Posts Tagged ‘hydration’



In your lifetime, it’s likely that you have taken some type of medicine – whether over-the-counter or prescription. Chances are you were well-aware of the medicine you were taking, the possible side-effects and the reason you were taking it. But what if you were exposed to certain medications without your knowledge – or permission? Sounds kind of scary, doesn’t it? Well, that very thing might be occurring right now.

A recent investigation and subsequent report by the Associated Press reveals that drinking water supplies in 24 major metropolitan areas were found to include a vast array of prescription drugs, including antibiotics, anti-convulsants, mood stabilizers and sex hormones, as well as OTC medicines such as acetaminophen and ibuprofen.
Is your water affected? How did this happen? Are you in danger? You’re sure to have many questions regarding this recent discovery. Take a look below for some clarification and information about this possible health scare.

Should you fear for your health?
While your immediate health and well-being is likely not at risk, the threat of long-term consequences is not known at this time. The concentration of drug levels found is quite low (reportedly measured in parts per billion or trillion) and the water utilities insist the water is safe. But representatives from both the government and private organizations claim to be unsure whether the levels are low enough to discount harmful health effects.
The Associated Press reports that recent laboratory research found that small amounts of medication have affected human embryonic kidney cells, human blood cells and human breast cancer cells – specifically, the kidney cells grew too slowly, the blood cells showed activity associated with inflammation and the cancer cells proliferated too quickly.

Another concern is that certain drugs, or a combination of drugs, may be harmful over time because water is often consumed in sizable amounts every day. And while your body may be able to deal with a larger, one-time dose, it may suffer more from smaller amounts ingested over a longer period of time.

How did the water become tainted?

According to the Associated Press’s report, there are a number of ways the drugs could have entered the drinking water supply:

• Unused and unneeded medications flushed down the toilet
• Undigested or unabsorbed medications passed through urine or feces
• Pharmaceuticals resistant to wastewater treatments and cleansing

The issue becomes even more relevant as the number of prescription medications have risen considerably over the past five years.

Some treatment methods, such as adding chlorine, can make certain pharmaceuticals even more toxic than they were to begin with.

Are certain individuals, like babies and the elderly, more susceptible to possible effects?
As with any other environmental or medical threat, fetuses, babies and toddlers are more sensitive because their bodies are still developing. Pregnant women, the elderly and those who are ill may also be more susceptible.

What can you do to make sure your water is safe?

While boiling water usually eliminates harmful substances, it won’t work for this problem. Also, if you think you’re preventing exposure by drinking bottled water – you’re wrong. Twenty five percent of bottled water actually comes from the tap.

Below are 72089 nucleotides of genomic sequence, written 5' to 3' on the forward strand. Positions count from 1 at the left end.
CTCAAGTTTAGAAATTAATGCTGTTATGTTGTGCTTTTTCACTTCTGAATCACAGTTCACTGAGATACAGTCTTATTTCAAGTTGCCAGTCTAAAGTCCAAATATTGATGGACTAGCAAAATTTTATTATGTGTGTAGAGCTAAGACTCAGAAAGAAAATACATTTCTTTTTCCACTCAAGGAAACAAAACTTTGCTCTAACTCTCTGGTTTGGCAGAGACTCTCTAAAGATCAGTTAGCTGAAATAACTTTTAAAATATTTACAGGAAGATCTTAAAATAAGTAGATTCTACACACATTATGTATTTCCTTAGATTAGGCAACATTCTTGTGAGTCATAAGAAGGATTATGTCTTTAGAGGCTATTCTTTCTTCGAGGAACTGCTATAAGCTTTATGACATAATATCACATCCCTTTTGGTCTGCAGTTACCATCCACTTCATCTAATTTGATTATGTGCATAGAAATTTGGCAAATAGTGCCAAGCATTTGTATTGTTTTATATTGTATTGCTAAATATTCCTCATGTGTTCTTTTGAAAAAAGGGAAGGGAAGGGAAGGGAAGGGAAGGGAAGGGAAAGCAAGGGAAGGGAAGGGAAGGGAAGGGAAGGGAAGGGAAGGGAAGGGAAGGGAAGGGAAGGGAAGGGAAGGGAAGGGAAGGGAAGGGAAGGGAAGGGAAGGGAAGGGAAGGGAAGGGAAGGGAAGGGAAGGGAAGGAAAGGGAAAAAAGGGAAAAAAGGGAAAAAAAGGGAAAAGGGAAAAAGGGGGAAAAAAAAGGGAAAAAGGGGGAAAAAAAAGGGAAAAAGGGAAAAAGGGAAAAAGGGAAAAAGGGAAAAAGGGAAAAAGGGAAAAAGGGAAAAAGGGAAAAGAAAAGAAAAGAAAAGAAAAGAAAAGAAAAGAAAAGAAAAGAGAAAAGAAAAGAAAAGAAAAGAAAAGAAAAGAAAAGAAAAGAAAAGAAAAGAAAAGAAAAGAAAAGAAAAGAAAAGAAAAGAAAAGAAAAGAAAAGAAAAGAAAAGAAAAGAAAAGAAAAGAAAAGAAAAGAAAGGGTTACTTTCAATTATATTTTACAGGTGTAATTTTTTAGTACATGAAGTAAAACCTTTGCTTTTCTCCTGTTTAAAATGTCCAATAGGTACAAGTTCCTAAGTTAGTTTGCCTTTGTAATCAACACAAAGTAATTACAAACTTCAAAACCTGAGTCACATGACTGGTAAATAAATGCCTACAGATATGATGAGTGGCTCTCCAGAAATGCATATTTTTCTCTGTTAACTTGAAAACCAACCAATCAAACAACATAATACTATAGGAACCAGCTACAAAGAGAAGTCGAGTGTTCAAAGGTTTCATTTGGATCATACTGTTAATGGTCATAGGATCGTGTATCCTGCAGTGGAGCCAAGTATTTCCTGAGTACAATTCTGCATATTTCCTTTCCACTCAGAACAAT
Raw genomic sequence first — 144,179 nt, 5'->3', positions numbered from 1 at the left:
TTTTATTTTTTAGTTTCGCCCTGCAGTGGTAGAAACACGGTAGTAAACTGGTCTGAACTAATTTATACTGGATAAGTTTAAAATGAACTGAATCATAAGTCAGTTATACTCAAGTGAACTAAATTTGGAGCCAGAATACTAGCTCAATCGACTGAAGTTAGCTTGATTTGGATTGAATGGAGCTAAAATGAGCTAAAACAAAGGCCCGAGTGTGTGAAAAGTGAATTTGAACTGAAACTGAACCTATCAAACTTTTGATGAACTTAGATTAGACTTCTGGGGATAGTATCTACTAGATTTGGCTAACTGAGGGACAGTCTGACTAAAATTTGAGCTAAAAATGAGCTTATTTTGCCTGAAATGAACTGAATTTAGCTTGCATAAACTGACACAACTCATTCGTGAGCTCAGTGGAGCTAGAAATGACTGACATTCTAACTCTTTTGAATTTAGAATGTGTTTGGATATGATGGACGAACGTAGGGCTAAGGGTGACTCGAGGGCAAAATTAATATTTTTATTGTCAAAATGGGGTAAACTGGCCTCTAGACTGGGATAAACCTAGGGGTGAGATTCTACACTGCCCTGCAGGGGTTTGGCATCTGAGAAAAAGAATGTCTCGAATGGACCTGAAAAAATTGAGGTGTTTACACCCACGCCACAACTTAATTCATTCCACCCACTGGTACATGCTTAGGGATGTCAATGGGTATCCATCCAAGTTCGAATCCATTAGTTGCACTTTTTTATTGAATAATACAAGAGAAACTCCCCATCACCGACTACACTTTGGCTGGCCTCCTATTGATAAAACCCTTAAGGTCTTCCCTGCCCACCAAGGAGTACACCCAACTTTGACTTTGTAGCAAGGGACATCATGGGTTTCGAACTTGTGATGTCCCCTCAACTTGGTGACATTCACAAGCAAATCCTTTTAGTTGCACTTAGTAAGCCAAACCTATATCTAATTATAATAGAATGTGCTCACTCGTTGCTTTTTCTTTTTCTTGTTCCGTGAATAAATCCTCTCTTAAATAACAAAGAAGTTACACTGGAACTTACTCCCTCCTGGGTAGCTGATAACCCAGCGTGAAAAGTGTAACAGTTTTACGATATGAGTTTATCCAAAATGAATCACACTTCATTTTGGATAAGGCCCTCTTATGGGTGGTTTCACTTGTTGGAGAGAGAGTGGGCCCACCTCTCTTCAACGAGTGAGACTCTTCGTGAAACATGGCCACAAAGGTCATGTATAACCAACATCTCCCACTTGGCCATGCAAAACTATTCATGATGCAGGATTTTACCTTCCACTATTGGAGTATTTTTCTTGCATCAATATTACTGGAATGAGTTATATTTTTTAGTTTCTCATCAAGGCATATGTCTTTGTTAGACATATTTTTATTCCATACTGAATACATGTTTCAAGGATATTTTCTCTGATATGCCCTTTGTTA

Some filtration systems, such as those which perform reverse osmosis, may reduce the levels of pharmaceuticals but not completely eliminate them.

You can be proactive in raising awareness by contacting your local public utilities and asking them what pollutants they test for in drinking water. And of course, you can help prevent further contamination by disposing of unused medications properly – by NOT flushing them down the toilet! Instead, put medications in a sealed container and in the trash – but make sure children or pets can’t get to that container.

So – health scare or health hoax?

Realistically it’s too early to determine what kind of effects the contaminated water can have on human health, as there are so many unknowns at this point. However, you can be sure that the issue is an area of great concern and will be investigated further.

Get Strong! Stay Strong!



The Coca-Cola Corporation recently got in some legal hot water due to its claims of what its product VitaminWater could do. In fact, a lawsuit was filed on the basis that Coca Cola’s marketing tactics were “unsubstantiated and deceptive.” Before you allow yourself or your kids to get hitched by the vitamin-fortified drink craze, take a few minutes to read the following article. There are some very interesting and revealing facts about these products.

Before you jump on the “vitamin drink” bandwagon, consider the following information:

Health and Mood-Boosting Waters: Glaceau VitaminWater

Glaceau VitaminWater is a popular Coca-Cola non-carbonated beverage product that is fortified with various amounts of vitamins and minerals and comes in 15 different flavors.  It is also enriched with lutein, caffeine and guarana.  Guarana is considered to be a stimulant and many  manufacturers claim that it increases mental alertness, stamina and physical endurance, and fights fatigue. A 20-ounce bottle of VitaminWater contains 125 calories; much of those come from added sugar.

A majority of the claims on the product are not supported by scientific studies.  Much of the satisfaction that you get will probably be due to the taste of these beverages, more than the feeling of being energized, focused and relaxed. Some are not even advisable for pregnant women.

Diet Waters: Special K2O Protein Water

K2O, another health beverage was launched by the Kellogg Company in September 2006.  It comes in an assortment of flavors, including strawberry-kiwi, lemon twist and tropical blend. It is a low-calorie alternative protein drink and comes in a 16-ounce bottle.  It contains 5 grams of protein, 10% DV of calcium and 50 calories.  It was re-launched in 2007 and introduced a new flavor, mixed berry.  This new product is fortified with 5 grams soluble fiber and 20% DV each of vitamins B3, B6, and B12.  It has maintained the 50 calories in the new product.

While you may be misled by the play with the brand name, K2O, this health beverage does not actually contain potassium oxide.  The combination of protein and fiber increases the feeling of being full but both are also readily available in your regular diet. You could easily get the same benefits simply by upping your intake of protein and fiber-rich foods.

Skinny Water